Sterling stuck below 1-month high after inflation reading

The pound was down marginally at $1.3784 by 0830 GMT

  
A Japan Yen note in front of U.S. Dollar and British Pound Sterling notes are seen in this June 22, 2017.

A Japan Yen note in front of U.S. Dollar and British Pound Sterling notes are seen in this June 22, 2017.

REUTERS/Thomas White

LONDON  - Sterling laboured below a one-month high on Wednesday as traders said a dip in September inflation was unlikely to stop the Bank of England from raising interest rates soon.

Consumer prices rose 3.1% in annual terms in September, easing back from 3.2% in August, the Office for National Statistics said. A Reuters poll of economists had pointed to inflation of 3.2% in September, although 11 of the 34 analysts polled predicted a slowdown.  

But with the Bank of England expecting inflation to surpass 4% by year-end and many economists forecasting even higher rates in 2022 after a surge in energy prices and rising pressures in the food sector, investors still see policymakers hiking soon, possibly as early as next month.

The pound was down marginally at $1.3784 by 0830 GMT, below a one-month high of $1.3834 reached on Tuesday.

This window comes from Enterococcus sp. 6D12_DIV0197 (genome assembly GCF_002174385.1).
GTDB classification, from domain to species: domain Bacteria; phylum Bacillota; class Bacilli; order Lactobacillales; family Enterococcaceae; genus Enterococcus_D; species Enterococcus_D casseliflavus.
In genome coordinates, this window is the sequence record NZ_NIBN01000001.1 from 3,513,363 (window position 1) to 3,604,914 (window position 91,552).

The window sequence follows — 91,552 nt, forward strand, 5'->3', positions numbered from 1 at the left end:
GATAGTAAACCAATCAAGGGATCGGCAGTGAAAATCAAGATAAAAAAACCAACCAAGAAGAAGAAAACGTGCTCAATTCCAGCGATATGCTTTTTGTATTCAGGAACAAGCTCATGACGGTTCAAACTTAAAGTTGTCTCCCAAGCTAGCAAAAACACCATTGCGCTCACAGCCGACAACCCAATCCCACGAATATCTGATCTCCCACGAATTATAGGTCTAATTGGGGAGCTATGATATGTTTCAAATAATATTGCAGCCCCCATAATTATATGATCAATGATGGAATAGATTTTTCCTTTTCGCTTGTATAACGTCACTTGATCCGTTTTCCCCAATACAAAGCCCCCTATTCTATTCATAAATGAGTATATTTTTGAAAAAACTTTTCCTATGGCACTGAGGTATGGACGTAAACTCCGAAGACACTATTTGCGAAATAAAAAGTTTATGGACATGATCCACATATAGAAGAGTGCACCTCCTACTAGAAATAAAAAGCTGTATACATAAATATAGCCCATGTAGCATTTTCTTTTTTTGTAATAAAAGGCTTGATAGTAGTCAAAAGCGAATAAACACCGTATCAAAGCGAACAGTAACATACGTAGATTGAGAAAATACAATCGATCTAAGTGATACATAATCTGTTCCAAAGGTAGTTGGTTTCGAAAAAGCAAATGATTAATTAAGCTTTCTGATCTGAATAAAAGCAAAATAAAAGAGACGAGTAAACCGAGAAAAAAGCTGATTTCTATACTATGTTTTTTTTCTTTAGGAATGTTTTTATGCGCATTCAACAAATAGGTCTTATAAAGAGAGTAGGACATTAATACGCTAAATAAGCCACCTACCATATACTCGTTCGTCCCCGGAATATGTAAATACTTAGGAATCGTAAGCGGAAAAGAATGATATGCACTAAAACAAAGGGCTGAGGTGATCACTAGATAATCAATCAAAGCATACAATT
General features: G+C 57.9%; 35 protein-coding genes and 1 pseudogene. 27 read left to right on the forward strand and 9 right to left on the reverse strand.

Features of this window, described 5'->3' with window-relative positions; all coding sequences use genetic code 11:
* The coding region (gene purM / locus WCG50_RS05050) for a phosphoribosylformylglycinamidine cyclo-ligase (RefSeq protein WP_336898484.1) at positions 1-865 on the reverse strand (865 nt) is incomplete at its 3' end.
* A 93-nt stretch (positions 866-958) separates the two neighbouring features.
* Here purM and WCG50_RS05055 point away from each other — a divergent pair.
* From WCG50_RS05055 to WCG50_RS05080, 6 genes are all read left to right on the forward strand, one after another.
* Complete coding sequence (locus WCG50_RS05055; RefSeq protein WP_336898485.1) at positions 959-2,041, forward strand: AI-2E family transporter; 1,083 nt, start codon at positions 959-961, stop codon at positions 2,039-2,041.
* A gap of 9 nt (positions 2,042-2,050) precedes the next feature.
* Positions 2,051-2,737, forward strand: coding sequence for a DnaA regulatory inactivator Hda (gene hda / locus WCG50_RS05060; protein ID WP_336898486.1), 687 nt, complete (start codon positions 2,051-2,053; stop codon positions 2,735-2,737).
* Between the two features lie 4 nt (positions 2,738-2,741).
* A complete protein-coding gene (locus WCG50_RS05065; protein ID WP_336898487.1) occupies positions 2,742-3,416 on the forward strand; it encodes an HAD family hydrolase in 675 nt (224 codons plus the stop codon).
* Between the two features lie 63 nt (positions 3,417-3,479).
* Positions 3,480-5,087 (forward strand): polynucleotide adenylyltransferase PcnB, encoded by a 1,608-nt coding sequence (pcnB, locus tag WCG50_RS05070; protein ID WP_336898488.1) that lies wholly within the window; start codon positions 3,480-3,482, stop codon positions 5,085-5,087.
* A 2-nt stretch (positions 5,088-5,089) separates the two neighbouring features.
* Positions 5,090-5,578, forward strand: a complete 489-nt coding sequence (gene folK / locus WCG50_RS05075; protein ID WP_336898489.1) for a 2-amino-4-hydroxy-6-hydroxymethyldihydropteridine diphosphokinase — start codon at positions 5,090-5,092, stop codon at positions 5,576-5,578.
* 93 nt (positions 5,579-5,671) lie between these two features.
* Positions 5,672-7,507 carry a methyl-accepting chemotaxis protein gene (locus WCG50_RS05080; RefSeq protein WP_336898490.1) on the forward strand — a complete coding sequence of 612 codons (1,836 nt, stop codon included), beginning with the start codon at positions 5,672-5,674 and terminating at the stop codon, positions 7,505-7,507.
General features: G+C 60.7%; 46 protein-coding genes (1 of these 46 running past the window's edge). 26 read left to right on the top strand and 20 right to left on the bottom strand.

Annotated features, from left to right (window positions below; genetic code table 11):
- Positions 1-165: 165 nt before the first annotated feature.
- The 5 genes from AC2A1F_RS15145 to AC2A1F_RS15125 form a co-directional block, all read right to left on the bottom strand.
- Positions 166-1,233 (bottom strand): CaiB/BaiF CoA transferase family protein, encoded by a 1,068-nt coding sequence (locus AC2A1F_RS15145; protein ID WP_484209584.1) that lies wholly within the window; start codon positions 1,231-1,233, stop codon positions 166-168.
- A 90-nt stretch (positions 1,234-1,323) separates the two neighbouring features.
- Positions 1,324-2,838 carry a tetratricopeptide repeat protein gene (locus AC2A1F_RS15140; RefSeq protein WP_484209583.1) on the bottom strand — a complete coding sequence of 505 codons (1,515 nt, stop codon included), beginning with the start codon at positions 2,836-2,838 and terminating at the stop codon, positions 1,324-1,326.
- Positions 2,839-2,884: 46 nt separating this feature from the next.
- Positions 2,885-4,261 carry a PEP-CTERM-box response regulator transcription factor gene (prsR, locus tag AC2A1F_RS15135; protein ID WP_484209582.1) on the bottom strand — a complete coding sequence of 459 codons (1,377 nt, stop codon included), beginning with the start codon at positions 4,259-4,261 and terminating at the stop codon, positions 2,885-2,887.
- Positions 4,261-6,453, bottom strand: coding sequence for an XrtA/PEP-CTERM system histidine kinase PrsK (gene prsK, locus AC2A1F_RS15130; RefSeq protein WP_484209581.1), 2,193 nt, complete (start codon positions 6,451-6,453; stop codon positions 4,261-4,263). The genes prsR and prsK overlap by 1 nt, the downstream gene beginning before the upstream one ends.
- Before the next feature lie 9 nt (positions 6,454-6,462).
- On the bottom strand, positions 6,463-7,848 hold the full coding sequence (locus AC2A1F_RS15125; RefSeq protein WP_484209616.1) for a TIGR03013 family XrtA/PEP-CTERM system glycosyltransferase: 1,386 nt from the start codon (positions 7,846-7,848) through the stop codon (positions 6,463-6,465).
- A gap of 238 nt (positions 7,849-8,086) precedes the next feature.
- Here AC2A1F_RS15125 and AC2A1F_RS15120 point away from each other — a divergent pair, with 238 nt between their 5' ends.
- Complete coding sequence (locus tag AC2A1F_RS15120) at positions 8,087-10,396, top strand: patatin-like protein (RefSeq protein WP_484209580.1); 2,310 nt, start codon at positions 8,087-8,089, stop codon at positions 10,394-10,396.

Against the euro, the pound was unchanged at 84.34 pence.

Some analysts believe money market traders have gotten ahead of themselves in pricing BoE rate tightening -- markets expect a cumulative 90 basis points of hikes by September 2022 -- leaving the pound vulnerable to a batch of weak data.

"Even before this inflation release this morning we were arguing that the forward OIS (overnight index swaps) market was indicating an excessive degree of monetary tightening priced into the markets," said MUFG analyst Derek Halpenny.

"This leaves us of the view that the pound is vulnerable to some degree of correction to the downside, although perhaps not just yet."

Although sterling has rallied in recent weeks, it has not moved as fast as might have been expected given the change in BoE rate expectations.

That is because of concern the UK economy is vulnerable to tighter policy as it emerges from the pandemic, and as Brexit-related supply chain shortages and relatively high rates of COVID-19 cases keep traders cautious about the outlook.

(Reporting by Tommy Wilkes; Editing by Krishna Chandra Eluri) ((thomas.wilkes@thomsonreuters.com))


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